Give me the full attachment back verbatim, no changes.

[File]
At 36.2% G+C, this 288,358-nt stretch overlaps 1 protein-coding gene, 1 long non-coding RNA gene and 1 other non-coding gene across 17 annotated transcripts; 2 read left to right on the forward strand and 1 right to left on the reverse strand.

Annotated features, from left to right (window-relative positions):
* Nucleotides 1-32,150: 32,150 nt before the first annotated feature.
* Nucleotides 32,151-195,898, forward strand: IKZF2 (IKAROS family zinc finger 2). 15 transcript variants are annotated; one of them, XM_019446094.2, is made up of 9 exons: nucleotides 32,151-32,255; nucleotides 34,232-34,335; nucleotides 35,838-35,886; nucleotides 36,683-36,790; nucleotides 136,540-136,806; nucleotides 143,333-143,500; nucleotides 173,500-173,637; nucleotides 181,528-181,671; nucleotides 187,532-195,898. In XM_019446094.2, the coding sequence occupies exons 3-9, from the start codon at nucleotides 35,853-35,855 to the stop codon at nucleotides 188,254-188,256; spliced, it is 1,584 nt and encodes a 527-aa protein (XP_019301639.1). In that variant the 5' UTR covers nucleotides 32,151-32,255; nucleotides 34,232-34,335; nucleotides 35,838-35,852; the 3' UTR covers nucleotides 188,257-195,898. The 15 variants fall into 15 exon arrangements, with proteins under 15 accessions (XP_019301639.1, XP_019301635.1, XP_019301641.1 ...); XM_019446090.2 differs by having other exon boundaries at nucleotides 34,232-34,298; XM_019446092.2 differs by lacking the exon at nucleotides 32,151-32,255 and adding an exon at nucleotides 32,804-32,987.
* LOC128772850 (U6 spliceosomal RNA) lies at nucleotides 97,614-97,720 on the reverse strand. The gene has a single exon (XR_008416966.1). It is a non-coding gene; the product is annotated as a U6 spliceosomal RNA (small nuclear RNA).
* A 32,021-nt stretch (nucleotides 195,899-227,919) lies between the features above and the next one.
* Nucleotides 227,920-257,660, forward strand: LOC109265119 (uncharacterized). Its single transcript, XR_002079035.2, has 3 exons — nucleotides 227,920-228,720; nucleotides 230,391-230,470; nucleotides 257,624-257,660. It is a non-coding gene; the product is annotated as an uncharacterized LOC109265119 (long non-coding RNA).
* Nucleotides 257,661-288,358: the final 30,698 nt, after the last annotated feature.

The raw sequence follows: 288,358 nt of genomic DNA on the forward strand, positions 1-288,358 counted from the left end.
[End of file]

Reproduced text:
At 36.2% G+C, this 288,358-nt stretch overlaps 1 protein-coding gene, 1 long non-coding RNA gene and 1 other non-coding gene across 17 annotated transcripts; 2 read left to right on the forward strand and 1 right to left on the reverse strand.

Annotated features, from left to right (window-relative positions):
* Nucleotides 1-32,150: 32,150 nt before the first annotated feature.
* Nucleotides 32,151-195,898, forward strand: IKZF2 (IKAROS family zinc finger 2). 15 transcript variants are annotated; one of them, XM_019446094.2, is made up of 9 exons: nucleotides 32,151-32,255; nucleotides 34,232-34,335; nucleotides 35,838-35,886; nucleotides 36,683-36,790; nucleotides 136,540-136,806; nucleotides 143,333-143,500; nucleotides 173,500-173,637; nucleotides 181,528-181,671; nucleotides 187,532-195,898. In XM_019446094.2, the coding sequence occupies exons 3-9, from the start codon at nucleotides 35,853-35,855 to the stop codon at nucleotides 188,254-188,256; spliced, it is 1,584 nt and encodes a 527-aa protein (XP_019301639.1). In that variant the 5' UTR covers nucleotides 32,151-32,255; nucleotides 34,232-34,335; nucleotides 35,838-35,852; the 3' UTR covers nucleotides 188,257-195,898. The 15 variants fall into 15 exon arrangements, with proteins under 15 accessions (XP_019301639.1, XP_019301635.1, XP_019301641.1 ...); XM_019446090.2 differs by having other exon boundaries at nucleotides 34,232-34,298; XM_019446092.2 differs by lacking the exon at nucleotides 32,151-32,255 and adding an exon at nucleotides 32,804-32,987.
* LOC128772850 (U6 spliceosomal RNA) lies at nucleotides 97,614-97,720 on the reverse strand. The gene has a single exon (XR_008416966.1). It is a non-coding gene; the product is annotated as a U6 spliceosomal RNA (small nuclear RNA).
* A 32,021-nt stretch (nucleotides 195,899-227,919) lies between the features above and the next one.
* Nucleotides 227,920-257,660, forward strand: LOC109265119 (uncharacterized). Its single transcript, XR_002079035.2, has 3 exons — nucleotides 227,920-228,720; nucleotides 230,391-230,470; nucleotides 257,624-257,660. It is a non-coding gene; the product is annotated as an uncharacterized LOC109265119 (long non-coding RNA).
* Nucleotides 257,661-288,358: the final 30,698 nt, after the last annotated feature.

The raw sequence follows: 288,358 nt of genomic DNA on the forward strand, positions 1-288,358 counted from the left end.